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The Job Satisfaction-Productivity Nexus: A Study Using Matched Survey and Register Data

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  • Petri B?ckerman
  • Pekka Ilmakunnas

Abstract

The authors examine the role of employee job satisfaction in Finnish manufacturing plants over the period 1996?2001 to determine the extent to which it affects establishment-level productivity. Using matched data on job satisfaction from the European Community Household Panel (ECHP) and information on establishment productivity from longitudinal register data linked to the ECHP, they estimate that the effect of an increase in the establishment's average level of employee job satisfaction on productivity is positive, but its magnitude varies depending on the specification of the model. The authors use an instrumental variables point estimate and find that an increase in the measure of job satisfaction by one within-plant standard deviation increases value-added per hours worked in manufacturing by 6.6%.

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Bibliographic Info

Article provided by ILR Review, Cornell University, ILR School in its journal ILR Review.

Volume (Year): 65 (2012)
Issue (Month): 2 (April)
Pages: 244-262

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Handle: RePEc:ilr:articl:v:65:y:2012:i:2:p:244-262

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References

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  1. Lisa M Lynch & Sandra E Black, 2002. "How to Compete: The Impact of Workplace Practices and Information Technology on Productivity," Working Papers, Center for Economic Studies, U.S. Census Bureau 02-04, Center for Economic Studies, U.S. Census Bureau.
  2. Douglas Staiger & James H. Stock, 1997. "Instrumental Variables Regression with Weak Instruments," Econometrica, Econometric Society, Econometric Society, vol. 65(3), pages 557-586, May.
  3. Oswald, Andrew J. & Proto, Eugenio & Sgroi, Daniel, 2008. "Happiness and Productivity," The Warwick Economics Research Paper Series (TWERPS), University of Warwick, Department of Economics 882, University of Warwick, Department of Economics.
  4. Eero Lehto, 2007. "Regional Impact of Research and Development on Productivity," Regional Studies, Taylor & Francis Journals, Taylor & Francis Journals, vol. 41(5), pages 623-638.
  5. Andrew Clark & Yannis Georgellis & Peter Sanfey, 1997. "Job Satisfaction, Wage Changes and Quits: Evidence from Germany," Studies in Economics, Department of Economics, University of Kent 9711, Department of Economics, University of Kent.
  6. Jacques Mairesse & Nathalie Greenan, 1999. "Using Employee Level Data in a Firm Level Econometric Study," NBER Working Papers 7028, National Bureau of Economic Research, Inc.
  7. Richard B. Freeman, 1977. "Job Satisfaction as an Economic Variable," NBER Working Papers 0225, National Bureau of Economic Research, Inc.
  8. Sebastian Buhai & Elena Cottini & Niels Westerg�rd-Nielsen, 2008. "The Impact of Workplace Conditions on Firm Performance," Tinbergen Institute Discussion Papers 08-077/3, Tinbergen Institute.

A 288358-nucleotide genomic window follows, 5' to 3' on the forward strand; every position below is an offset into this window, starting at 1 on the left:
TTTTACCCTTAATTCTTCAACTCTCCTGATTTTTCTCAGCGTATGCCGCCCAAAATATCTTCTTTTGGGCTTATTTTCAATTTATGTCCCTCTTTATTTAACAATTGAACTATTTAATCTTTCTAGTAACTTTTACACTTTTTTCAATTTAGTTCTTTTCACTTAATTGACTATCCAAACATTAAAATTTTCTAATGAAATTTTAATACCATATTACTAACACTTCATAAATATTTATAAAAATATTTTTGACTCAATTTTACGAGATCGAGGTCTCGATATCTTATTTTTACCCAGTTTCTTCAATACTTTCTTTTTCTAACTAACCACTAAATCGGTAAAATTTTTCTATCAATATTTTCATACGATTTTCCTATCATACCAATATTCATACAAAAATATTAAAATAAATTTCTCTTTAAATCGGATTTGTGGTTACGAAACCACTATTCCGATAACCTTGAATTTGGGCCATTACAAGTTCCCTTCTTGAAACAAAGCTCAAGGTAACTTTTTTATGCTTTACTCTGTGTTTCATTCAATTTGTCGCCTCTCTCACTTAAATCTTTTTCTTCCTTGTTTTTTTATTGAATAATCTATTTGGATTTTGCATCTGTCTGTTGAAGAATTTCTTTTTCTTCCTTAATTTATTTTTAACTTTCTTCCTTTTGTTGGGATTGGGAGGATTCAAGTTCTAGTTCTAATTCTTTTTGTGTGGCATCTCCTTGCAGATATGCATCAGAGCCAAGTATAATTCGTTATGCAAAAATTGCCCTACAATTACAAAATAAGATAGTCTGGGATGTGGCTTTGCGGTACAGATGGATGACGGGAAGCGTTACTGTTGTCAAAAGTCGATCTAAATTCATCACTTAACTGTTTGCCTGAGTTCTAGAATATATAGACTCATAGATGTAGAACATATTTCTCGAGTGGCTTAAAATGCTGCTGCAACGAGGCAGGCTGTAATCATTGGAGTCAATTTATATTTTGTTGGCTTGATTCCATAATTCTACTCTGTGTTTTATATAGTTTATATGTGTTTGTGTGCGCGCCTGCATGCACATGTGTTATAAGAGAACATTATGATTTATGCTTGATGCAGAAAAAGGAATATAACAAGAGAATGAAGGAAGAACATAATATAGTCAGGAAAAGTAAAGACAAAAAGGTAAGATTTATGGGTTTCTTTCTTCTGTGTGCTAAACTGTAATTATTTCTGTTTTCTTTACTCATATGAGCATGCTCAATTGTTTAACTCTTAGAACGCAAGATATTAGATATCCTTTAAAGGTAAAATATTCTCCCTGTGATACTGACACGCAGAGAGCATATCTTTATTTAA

9. Daniel S. Hamermesh, 2004. "Subjective Outcomes in Economics," Southern Economic Journal, Southern Economic Association, vol. 71(1), pages 2-11, July.
  10. John Zelenski & Steven Murphy & David Jenkins, 2008. "The Happy-Productive Worker Thesis Revisited," Journal of Happiness Studies, Springer, Springer, vol. 9(4), pages 521-537, December.
  11. Sinikka Vanhala & Kaija Tuomi, 2006. "HRM, Company Performance and Employee Well-being," management revue. Socio-economic Studies, Rainer Hampp Verlag, Rainer Hampp Verlag, vol. 17(3), pages 241-255.
  12. M Patterson & P Warr & M West, 2004. "Organizational Climate and Company Productivity: the Role of Employee Affect and Employee Level," CEP Discussion Papers, Centre for Economic Performance, LSE dp0626, Centre for Economic Performance, LSE.
  13. Franco Peracchi, 2002. "The European Community Household Panel: A review," Empirical Economics, Springer, Springer, vol. 27(1), pages 63-90.
  14. George S Olley & Ariel Pakes, 1992. "The Dynamics Of Productivity In The Telecommunications Equipment Industry," Working Papers, Center for Economic Studies, U.S. Census Bureau 92-2, Center for Economic Studies, U.S. Census Bureau.
  15. Malcolm Patterson & Peter Warr & Michael West, 2004. "Organizational climate and company productivity: the role of employee affect and employee level," LSE Research Online Documents on Economics, London School of Economics and Political Science, LSE Library 19977, London School of Economics and Political Science, LSE Library.
  16. repec:dgr:uvatin:2008077 is not listed on IDEAS
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Cited by:
  1. Jan-Emmanuel De Neve & Ed Diener & Louis Tay & Cody Xuereb, 2013. "The objective benefits of subjective well-being," LSE Research Online Documents on Economics, London School of Economics and Political Science, LSE Library 51669, London School of Economics and Political Science, LSE Library.
  2. Tumen, Semih & Zeydanli, Tugba, 2014. "Is Happiness Contagious? Separating Spillover Externalities from the Group-Level Social Context," MPRA Paper 53184, University Library of Munich, Germany.
  3. Böckerman, Petri & Bryson, Alex & Ilmakunnas, Pekka, 2011. "Does high involvement management improve worker wellbeing?," MPRA Paper 33847, University Library of Munich, Germany.
  4. Jan-Emmanuel De Neve & Ed Diener & Louis Tay & Cody Xuereb, 2013. "The Objective Benefits of Subjective Well-Being," CEP Discussion Papers, Centre for Economic Performance, LSE dp1236, Centre for Economic Performance, LSE.

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